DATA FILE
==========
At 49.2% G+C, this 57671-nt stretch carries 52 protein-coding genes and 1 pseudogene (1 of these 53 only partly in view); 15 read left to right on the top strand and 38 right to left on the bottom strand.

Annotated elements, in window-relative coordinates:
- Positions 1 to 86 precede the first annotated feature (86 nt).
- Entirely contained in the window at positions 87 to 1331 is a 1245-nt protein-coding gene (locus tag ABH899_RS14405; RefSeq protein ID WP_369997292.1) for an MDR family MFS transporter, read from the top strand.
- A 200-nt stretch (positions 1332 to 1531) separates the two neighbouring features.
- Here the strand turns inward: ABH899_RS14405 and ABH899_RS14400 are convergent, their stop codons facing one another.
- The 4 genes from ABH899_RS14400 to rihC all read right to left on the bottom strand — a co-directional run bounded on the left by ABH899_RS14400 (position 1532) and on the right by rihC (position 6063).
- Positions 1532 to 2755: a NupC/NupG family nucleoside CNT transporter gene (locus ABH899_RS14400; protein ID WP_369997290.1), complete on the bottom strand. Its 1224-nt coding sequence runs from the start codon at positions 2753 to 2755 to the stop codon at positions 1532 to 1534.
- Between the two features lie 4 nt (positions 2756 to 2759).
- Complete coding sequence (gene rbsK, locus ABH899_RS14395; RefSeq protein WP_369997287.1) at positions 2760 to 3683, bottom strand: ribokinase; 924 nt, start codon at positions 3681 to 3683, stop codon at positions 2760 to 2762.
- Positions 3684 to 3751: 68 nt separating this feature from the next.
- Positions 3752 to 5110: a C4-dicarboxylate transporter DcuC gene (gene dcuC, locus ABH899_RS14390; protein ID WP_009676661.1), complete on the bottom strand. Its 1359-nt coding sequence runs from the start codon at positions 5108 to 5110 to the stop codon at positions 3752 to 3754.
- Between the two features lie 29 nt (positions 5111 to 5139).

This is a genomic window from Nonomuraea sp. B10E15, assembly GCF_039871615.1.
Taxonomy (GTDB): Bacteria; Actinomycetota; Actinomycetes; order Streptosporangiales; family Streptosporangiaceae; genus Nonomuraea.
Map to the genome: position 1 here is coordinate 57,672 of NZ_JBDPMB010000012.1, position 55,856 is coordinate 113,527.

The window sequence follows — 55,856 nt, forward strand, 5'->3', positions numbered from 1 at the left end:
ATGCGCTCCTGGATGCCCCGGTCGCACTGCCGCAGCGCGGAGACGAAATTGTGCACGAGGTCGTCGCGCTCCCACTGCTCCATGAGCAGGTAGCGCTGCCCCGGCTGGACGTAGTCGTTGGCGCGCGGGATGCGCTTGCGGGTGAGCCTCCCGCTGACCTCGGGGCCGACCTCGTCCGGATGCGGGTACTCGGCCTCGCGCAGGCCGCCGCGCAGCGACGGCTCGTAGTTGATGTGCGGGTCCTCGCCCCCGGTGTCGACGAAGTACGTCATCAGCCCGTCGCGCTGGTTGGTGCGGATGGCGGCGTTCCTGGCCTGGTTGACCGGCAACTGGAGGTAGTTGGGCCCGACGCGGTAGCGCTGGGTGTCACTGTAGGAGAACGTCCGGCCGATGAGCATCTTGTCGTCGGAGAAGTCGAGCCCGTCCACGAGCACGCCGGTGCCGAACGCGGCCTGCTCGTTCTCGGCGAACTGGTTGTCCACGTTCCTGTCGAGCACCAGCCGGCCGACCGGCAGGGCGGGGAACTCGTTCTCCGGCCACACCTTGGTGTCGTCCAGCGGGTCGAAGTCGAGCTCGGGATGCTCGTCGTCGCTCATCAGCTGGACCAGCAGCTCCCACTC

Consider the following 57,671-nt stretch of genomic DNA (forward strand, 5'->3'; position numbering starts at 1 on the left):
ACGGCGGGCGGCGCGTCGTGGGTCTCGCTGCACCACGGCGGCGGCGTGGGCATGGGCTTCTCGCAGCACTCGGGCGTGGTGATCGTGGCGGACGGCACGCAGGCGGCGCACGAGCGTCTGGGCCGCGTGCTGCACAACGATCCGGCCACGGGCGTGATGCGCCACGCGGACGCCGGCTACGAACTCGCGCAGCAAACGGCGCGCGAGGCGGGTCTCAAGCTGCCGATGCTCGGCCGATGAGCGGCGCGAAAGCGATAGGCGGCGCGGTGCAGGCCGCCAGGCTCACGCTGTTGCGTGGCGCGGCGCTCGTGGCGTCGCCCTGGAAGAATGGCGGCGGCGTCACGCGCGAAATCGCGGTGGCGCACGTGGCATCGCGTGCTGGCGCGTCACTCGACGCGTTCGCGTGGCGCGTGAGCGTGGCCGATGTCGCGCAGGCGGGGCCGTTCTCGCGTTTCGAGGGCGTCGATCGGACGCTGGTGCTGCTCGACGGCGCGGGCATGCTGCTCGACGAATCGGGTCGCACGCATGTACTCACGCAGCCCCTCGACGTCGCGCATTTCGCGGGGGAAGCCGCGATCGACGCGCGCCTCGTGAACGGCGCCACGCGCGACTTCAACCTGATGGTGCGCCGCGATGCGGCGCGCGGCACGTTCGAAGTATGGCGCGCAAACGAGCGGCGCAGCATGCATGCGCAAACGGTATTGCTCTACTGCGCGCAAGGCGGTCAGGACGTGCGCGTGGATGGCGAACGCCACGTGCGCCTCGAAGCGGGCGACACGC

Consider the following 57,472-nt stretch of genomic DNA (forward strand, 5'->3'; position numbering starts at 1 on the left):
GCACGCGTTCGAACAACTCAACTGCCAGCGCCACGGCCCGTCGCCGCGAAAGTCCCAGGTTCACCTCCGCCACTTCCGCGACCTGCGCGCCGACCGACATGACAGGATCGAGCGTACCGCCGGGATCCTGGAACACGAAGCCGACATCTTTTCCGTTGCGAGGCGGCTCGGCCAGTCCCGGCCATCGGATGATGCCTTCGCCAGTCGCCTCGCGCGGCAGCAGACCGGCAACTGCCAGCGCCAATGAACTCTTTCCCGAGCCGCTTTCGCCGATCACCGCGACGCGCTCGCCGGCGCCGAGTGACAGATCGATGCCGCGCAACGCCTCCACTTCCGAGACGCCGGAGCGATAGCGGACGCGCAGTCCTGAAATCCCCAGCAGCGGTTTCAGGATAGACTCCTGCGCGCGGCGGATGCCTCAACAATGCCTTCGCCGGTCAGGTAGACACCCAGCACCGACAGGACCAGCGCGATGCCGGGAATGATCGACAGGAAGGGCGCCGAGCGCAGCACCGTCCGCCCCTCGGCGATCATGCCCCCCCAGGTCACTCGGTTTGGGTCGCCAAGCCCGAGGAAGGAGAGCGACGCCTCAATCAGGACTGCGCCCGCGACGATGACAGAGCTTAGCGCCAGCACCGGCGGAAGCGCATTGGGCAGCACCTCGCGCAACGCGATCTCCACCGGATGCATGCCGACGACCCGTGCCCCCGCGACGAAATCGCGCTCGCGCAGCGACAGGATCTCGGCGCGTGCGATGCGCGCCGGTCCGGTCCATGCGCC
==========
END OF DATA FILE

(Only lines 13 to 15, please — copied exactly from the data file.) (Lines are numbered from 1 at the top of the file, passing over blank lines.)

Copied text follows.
- Between the two features lie 29 nt (positions 5111 to 5139).

This is a genomic window from Nonomuraea sp. B10E15, assembly GCF_039871615.1.
Taxonomy (GTDB): Bacteria; Actinomycetota; Actinomycetes; order Streptosporangiales; family Streptosporangiaceae; genus Nonomuraea.